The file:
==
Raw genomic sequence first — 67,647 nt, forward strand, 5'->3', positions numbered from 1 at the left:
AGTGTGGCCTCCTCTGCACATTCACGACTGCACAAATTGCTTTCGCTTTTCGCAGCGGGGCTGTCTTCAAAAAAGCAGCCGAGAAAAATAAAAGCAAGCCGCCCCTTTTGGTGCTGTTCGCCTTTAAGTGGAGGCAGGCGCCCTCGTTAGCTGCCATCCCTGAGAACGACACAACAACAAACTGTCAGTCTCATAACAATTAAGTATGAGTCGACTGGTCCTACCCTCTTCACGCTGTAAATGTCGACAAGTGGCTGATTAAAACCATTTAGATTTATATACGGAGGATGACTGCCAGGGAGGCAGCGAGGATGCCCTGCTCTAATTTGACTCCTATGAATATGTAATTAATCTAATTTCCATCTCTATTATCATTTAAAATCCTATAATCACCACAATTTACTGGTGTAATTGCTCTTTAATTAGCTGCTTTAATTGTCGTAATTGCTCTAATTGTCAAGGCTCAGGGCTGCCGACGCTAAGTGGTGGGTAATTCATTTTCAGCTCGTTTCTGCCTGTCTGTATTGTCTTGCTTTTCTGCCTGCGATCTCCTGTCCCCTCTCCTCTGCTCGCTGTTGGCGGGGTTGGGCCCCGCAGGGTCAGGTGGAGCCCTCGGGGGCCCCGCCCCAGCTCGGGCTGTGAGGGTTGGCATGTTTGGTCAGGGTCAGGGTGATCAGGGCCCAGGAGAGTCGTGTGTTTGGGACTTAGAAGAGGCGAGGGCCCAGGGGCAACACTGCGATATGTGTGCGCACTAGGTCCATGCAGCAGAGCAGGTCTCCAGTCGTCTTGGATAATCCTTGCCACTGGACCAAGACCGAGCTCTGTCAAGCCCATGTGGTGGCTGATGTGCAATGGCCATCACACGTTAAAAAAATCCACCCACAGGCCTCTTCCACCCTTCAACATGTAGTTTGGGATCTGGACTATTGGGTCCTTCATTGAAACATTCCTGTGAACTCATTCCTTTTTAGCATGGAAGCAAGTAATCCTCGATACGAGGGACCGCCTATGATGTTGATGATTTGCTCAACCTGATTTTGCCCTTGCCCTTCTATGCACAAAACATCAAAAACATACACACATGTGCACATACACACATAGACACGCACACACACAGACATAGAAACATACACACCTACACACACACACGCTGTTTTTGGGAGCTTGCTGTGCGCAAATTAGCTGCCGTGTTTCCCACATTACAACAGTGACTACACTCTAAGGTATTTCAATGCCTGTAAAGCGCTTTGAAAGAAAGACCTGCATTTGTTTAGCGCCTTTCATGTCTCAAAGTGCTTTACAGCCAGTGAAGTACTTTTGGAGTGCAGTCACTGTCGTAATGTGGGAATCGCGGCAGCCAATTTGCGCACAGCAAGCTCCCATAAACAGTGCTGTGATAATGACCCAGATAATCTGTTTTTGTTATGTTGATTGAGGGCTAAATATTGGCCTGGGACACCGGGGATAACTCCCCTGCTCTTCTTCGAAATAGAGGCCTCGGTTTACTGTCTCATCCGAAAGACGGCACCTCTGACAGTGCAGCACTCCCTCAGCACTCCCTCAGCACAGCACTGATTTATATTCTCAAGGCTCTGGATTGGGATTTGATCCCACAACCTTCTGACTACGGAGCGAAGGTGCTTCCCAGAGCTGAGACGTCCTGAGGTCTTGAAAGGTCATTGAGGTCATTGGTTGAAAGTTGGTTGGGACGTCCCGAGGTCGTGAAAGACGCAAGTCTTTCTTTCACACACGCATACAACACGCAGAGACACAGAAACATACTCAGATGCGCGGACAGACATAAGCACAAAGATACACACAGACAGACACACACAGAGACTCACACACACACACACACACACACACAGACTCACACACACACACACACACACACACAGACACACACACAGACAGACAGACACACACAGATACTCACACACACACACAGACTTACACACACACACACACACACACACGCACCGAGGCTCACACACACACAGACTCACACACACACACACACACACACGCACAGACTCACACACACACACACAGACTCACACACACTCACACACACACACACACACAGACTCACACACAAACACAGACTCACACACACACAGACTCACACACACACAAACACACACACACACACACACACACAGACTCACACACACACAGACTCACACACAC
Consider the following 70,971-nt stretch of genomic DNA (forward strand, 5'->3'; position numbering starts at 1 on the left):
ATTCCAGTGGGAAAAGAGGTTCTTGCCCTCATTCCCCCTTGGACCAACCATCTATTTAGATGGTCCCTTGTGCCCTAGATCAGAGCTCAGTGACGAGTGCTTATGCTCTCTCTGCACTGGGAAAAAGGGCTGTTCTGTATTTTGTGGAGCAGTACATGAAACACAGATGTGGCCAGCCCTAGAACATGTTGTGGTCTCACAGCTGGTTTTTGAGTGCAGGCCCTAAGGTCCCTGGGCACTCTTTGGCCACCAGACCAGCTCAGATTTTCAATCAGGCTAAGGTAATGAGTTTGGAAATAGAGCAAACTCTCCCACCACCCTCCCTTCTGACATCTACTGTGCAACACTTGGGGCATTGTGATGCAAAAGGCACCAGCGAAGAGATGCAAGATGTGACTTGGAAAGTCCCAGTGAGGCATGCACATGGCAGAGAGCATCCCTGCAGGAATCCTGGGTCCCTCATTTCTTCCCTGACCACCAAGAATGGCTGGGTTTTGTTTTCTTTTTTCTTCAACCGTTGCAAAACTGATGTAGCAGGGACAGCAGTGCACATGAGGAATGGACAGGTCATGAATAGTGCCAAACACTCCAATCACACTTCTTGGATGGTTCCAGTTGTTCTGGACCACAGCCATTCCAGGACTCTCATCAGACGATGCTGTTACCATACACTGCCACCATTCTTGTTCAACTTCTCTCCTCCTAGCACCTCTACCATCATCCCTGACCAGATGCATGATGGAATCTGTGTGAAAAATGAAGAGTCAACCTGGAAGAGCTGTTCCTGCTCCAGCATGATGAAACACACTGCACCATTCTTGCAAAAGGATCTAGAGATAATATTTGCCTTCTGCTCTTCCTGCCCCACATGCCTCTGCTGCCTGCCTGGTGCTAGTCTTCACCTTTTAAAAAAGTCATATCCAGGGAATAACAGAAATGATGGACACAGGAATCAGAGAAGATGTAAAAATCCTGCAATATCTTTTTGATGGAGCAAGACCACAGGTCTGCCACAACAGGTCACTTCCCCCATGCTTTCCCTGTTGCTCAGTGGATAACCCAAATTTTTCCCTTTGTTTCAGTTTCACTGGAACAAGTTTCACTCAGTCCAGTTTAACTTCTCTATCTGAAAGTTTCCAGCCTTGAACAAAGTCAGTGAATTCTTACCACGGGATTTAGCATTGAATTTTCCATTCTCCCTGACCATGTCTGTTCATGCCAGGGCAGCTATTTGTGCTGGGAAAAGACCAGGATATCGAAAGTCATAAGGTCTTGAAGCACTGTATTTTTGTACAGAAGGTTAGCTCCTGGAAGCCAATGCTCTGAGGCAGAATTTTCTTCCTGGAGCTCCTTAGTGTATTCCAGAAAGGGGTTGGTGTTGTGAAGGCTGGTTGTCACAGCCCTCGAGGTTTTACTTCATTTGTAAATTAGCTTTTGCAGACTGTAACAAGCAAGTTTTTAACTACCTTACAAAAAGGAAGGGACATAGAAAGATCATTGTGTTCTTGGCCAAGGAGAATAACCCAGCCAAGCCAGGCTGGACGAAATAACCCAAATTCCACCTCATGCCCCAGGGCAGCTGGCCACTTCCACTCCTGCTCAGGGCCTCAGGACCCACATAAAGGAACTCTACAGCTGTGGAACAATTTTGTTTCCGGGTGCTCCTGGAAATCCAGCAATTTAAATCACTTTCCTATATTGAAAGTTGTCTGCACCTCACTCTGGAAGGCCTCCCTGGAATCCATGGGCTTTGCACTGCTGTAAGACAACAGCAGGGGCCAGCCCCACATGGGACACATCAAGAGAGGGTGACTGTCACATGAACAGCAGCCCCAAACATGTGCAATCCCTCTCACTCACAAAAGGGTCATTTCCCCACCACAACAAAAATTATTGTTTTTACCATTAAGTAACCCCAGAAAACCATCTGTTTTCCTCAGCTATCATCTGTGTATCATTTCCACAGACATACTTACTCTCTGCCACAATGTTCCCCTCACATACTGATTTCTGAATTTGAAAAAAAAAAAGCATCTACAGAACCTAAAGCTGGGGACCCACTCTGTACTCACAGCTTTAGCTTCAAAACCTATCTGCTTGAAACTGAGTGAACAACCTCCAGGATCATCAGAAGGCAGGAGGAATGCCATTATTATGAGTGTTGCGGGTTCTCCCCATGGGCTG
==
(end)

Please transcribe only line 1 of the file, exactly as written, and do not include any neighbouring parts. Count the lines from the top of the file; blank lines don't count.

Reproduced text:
Raw genomic sequence first — 67,647 nt, forward strand, 5'->3', positions numbered from 1 at the left: